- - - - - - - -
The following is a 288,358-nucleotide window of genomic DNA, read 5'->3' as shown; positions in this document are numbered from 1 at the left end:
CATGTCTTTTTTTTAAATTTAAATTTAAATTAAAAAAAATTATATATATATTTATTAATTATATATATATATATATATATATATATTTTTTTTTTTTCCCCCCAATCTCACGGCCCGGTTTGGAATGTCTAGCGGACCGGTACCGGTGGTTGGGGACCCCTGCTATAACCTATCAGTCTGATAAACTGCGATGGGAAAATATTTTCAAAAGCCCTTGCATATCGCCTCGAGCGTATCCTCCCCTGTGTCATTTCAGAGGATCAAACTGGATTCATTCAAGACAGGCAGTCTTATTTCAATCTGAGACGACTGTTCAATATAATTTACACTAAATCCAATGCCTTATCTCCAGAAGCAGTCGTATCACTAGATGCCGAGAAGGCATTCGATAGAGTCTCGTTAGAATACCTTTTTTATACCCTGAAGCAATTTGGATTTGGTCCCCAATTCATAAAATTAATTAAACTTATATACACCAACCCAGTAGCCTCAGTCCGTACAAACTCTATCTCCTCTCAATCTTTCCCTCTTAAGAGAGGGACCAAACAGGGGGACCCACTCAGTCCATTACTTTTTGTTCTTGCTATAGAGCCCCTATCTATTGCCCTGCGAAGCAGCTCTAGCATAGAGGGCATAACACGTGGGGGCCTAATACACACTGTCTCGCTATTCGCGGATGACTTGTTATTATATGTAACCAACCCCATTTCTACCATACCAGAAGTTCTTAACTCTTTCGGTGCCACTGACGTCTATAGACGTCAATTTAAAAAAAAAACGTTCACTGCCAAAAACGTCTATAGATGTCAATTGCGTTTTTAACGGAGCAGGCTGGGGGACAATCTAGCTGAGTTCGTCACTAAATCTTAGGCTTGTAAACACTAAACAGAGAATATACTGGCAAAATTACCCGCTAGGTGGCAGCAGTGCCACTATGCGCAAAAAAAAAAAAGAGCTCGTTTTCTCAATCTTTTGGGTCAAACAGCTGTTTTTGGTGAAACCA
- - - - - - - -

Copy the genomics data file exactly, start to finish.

The following is a 288,358-nucleotide window of genomic DNA, read 5'->3' as shown; positions in this document are numbered from 1 at the left end:
CATGTCTTTTTTTTAAATTTAAATTTAAATTAAAAAAAATTATATATATATTTATTAATTATATATATATATATATATATATATATTTTTTTTTTTTCCCCCCAATCTCACGGCCCGGTTTGGAATGTCTAGCGGACCGGTACCGGTGGTTGGGGACCCCTGCTATAACCTATCAGTCTGATAAACTGCGATGGGAAAATATTTTCAAAAGCCCTTGCATATCGCCTCGAGCGTATCCTCCCCTGTGTCATTTCAGAGGATCAAACTGGATTCATTCAAGACAGGCAGTCTTATTTCAATCTGAGACGACTGTTCAATATAATTTACACTAAATCCAATGCCTTATCTCCAGAAGCAGTCGTATCACTAGATGCCGAGAAGGCATTCGATAGAGTCTCGTTAGAATACCTTTTTTATACCCTGAAGCAATTTGGATTTGGTCCCCAATTCATAAAATTAATTAAACTTATATACACCAACCCAGTAGCCTCAGTCCGTACAAACTCTATCTCCTCTCAATCTTTCCCTCTTAAGAGAGGGACCAAACAGGGGGACCCACTCAGTCCATTACTTTTTGTTCTTGCTATAGAGCCCCTATCTATTGCCCTGCGAAGCAGCTCTAGCATAGAGGGCATAACACGTGGGGGCCTAATACACACTGTCTCGCTATTCGCGGATGACTTGTTATTATATGTAACCAACCCCATTTCTACCATACCAGAAGTTCTTAACTCTTTCGGTGCCACTGACGTCTATAGACGTCAATTTAAAAAAAAAACGTTCACTGCCAAAAACGTCTATAGATGTCAATTGCGTTTTTAACGGAGCAGGCTGGGGGACAATCTAGCTGAGTTCGTCACTAAATCTTAGGCTTGTAAACACTAAACAGAGAATATACTGGCAAAATTACCCGCTAGGTGGCAGCAGTGCCACTATGCGCAAAAAAAAAAAAGAGCTCGTTTTCTCAATCTTTTGGGTCAAACAGCTGTTTTTGGTGAAACCA